In Part One of this series, we considered how the digital consumer experience is shaping candidate behaviors on career sites, focusing primarily on the on-site job search experience. Our own insights into candidate behaviors show that:
- “Inconspicuous” or “hidden” search leads to 56% fewer searches and 62% fewer apply clicks
- Enabling location searches drives 34% of clicks on search results and 64% more apply clicks from candidates using search
- Including street addresses when presenting search results drives 91% more search result clicks
We’re adapting an “e-commerce approach” to the on-site search experience on career sites to anticipate that the first thing that candidates want to see is a job that makes sense, as well as to eliminate friction and ambiguity related to location.
Does this mean that if we just help candidates find a job faster they’ll be more likely to apply? Maybe, but it’s more likely that a better search is one important factor in a more complex story. The second major factor in this instance is delivering a superior candidate experience at the job level – one that is built on the Employer Brand, persuades rather than simply informs, and personalizes with unprecedented granularity.
Most candidates will look to see if they’re a good fit for a job before they know why they’re a good fit for your business. Job pages now need to ensure that these things happen simultaneously. If you visit a product page for a book on Amazon, you’ll notice that Amazon conveniently includes information and content that’s proven by data to be effective in persuading customers to make an informed buying decision. Does Amazon offer customers a link to a “Customer Reviews” page that presents every review written about every book they sell, letting customers sort out the ones important to influencing their decision on every book they might want? Of course not. You’ll find the reviews for a book on the page for the book.
Many career sites treat their Employer Value Proposition like it’s a scavenger hunt, where candidates are rewarded with often remarkable content found only across multiple landing pages. This approach often sequesters valuable information in places like a “What It’s Like to Work At…” page. Instead of rewarding candidates who are persistent or lucky, why not serve them instead? I am not saying that landing pages aren’t important or useful, because they are. Chances are that if information is useful on a landing page, it is equally or more useful on some, if maybe not all, of the company’s job pages. If getting the right people to apply is what you want, then volunteering useful information next to the apply button on a job page guarantees a better return on your content assets.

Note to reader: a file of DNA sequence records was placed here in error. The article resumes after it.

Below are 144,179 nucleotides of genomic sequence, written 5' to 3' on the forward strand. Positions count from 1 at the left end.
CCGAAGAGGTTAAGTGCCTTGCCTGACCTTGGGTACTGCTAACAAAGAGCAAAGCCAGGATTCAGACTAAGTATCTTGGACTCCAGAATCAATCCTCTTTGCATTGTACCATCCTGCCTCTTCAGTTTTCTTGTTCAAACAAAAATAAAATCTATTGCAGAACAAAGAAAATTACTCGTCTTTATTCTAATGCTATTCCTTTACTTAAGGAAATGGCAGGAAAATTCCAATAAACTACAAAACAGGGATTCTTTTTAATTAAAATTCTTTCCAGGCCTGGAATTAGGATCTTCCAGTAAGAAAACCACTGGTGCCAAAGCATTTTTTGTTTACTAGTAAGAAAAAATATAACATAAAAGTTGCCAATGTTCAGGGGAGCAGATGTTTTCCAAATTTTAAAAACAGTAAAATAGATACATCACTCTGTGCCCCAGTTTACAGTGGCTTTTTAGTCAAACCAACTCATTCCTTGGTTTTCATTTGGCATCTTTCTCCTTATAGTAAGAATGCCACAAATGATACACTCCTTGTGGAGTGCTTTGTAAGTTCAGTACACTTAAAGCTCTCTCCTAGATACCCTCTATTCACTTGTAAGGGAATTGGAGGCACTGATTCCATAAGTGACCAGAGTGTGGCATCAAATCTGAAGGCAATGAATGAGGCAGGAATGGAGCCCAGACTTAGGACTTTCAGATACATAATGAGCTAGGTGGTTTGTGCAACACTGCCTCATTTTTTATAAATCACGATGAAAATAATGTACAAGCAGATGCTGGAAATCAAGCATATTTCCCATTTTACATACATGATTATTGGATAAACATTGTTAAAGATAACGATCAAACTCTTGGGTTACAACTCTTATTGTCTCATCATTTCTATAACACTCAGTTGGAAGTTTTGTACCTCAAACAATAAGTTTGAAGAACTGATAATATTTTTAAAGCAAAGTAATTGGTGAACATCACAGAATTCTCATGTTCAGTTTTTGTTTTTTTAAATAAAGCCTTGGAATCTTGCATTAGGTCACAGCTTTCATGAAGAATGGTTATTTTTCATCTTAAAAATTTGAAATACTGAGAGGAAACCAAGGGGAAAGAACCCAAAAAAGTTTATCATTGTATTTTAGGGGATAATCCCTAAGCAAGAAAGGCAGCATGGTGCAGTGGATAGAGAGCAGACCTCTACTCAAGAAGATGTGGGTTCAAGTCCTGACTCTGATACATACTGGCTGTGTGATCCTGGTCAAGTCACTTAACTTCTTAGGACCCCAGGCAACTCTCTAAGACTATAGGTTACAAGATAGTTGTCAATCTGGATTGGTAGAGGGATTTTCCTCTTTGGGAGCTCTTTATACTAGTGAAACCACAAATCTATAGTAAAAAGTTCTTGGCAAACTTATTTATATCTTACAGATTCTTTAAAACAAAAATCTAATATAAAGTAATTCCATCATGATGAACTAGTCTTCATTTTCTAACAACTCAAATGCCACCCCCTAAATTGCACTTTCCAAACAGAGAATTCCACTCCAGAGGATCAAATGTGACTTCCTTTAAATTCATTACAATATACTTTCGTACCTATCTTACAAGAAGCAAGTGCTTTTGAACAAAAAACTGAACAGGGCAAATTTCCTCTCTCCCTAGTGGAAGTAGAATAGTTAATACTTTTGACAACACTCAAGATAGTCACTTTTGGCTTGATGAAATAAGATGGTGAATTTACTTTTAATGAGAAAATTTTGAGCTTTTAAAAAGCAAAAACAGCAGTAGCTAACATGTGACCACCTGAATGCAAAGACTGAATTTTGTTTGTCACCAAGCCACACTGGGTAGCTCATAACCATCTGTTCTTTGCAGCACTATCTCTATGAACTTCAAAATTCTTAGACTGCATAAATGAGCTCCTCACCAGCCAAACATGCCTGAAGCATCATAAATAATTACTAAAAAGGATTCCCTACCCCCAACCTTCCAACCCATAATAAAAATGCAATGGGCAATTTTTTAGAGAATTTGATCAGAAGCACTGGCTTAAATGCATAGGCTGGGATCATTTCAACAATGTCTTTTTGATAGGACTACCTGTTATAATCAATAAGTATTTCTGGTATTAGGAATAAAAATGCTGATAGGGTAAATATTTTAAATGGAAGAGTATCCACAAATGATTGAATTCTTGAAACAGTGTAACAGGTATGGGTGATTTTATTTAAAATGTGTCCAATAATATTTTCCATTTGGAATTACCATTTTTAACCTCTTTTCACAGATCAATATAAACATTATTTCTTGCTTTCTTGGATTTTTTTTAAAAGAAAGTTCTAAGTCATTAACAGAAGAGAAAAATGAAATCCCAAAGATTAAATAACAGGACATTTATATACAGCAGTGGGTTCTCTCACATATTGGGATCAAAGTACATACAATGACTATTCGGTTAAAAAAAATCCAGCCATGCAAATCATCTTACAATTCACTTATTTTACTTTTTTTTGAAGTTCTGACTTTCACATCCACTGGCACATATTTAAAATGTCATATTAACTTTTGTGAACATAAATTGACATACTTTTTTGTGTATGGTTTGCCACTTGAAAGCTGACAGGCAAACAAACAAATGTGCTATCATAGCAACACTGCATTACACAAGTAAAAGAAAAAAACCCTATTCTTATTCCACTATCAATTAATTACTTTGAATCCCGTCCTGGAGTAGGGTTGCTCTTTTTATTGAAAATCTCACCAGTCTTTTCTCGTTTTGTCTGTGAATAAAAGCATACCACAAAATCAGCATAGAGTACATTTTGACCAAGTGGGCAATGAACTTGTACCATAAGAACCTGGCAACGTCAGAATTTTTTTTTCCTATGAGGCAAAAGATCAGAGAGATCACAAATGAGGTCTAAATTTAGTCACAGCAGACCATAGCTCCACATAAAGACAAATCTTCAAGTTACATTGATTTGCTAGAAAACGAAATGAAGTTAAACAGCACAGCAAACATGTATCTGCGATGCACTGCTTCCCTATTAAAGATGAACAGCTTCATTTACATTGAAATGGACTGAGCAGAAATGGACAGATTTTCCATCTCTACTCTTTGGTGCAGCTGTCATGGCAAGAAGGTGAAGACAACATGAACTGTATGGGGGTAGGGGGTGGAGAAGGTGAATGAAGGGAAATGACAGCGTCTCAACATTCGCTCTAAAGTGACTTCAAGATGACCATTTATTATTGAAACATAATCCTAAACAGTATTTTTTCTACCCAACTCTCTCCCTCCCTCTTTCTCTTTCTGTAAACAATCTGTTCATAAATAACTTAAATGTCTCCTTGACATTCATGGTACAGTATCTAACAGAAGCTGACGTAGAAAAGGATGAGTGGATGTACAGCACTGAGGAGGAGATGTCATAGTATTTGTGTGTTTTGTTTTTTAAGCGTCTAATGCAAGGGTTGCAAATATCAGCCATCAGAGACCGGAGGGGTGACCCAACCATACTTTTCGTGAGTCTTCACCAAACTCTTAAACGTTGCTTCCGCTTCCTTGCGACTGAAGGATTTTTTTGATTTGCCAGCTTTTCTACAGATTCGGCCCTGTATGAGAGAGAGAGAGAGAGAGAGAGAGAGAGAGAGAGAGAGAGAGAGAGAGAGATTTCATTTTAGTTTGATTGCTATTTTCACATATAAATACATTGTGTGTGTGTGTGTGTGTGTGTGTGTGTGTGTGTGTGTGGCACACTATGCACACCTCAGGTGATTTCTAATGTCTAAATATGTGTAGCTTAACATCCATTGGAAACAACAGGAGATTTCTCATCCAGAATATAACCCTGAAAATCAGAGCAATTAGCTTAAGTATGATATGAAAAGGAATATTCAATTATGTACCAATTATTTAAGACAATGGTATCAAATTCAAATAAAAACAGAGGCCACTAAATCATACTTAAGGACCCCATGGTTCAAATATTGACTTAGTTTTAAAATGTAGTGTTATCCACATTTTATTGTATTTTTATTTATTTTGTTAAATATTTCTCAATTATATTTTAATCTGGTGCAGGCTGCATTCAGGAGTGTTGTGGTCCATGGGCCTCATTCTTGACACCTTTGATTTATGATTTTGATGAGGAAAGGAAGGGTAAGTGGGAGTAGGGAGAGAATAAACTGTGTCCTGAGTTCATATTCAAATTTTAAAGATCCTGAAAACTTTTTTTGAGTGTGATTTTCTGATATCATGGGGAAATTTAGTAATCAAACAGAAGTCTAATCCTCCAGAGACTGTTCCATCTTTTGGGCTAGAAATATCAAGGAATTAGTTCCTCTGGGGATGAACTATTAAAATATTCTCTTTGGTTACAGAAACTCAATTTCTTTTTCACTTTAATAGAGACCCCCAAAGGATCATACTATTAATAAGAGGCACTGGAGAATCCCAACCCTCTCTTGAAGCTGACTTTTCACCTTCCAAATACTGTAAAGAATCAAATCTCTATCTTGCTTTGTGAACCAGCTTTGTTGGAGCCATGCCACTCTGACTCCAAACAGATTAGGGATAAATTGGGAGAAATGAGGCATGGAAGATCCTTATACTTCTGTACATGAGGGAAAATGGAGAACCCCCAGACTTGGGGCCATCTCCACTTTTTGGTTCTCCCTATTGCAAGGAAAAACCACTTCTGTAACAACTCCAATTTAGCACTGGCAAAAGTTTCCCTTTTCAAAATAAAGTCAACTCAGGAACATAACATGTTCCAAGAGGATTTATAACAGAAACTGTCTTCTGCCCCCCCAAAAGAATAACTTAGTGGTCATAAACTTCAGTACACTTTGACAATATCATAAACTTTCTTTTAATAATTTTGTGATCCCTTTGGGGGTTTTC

Here is what a branded, content-rich candidate experience might look like in an Advanced Job Description, which is a differentiating feature of the TalentBrew Recruitment Marketing Platform:
Companies relentlessly focused on delivering a superior candidate experience at the job level have another enormous competitive opportunity: delivering unprecedented granularity in personalization. Search books on Amazon for “War and Peace” and you’ll easily find 10 different results for Tolstoy’s classic – same book, 10 unique pages helping buyers make informed choices considering things like translations, deluxe editions, even weight (some get heavy!). It’s kind of mind-blowing to think that every product page on Amazon is uniquely presented to sell that one product – but I bet it’s true. While most businesses seek to build their candidate experience around a consistent, universal presentation of their Employer Brand, there are dozens of factors that can impact candidates at a more personal level. Consider two:
- Same job, different locations? One job opportunity at the Corporate HQ, another for the same job but working remotely. One features content with employees raving about the great amenities at Corporate. The second persuades a superstar candidate to apply: perhaps they’re unsure if working from home would be right for them, but a video of other remote workers discussing the company’s support network for remote workers convinces them to apply. Everyone wins with thorough, more informed decisions!
- Today’s enterprises have complex hiring needs, and different things typically matter to candidates for different roles. Engineers may value solving challenging problems. Retail workers may value flexibility and career paths. Telemarketers may benefit from knowing there’s a supportive environment to help cope with rejection. All benefit from videos featuring authentic, honest and affirming insights from employees in peer roles, conveniently located next to the apply button on a job page.
So, there it is. First, make it easy for candidates to find what they want: a job. Then, serve up the information that works best in persuading great candidates to apply. It all sounds so simple. The devil, as they say, is in the details!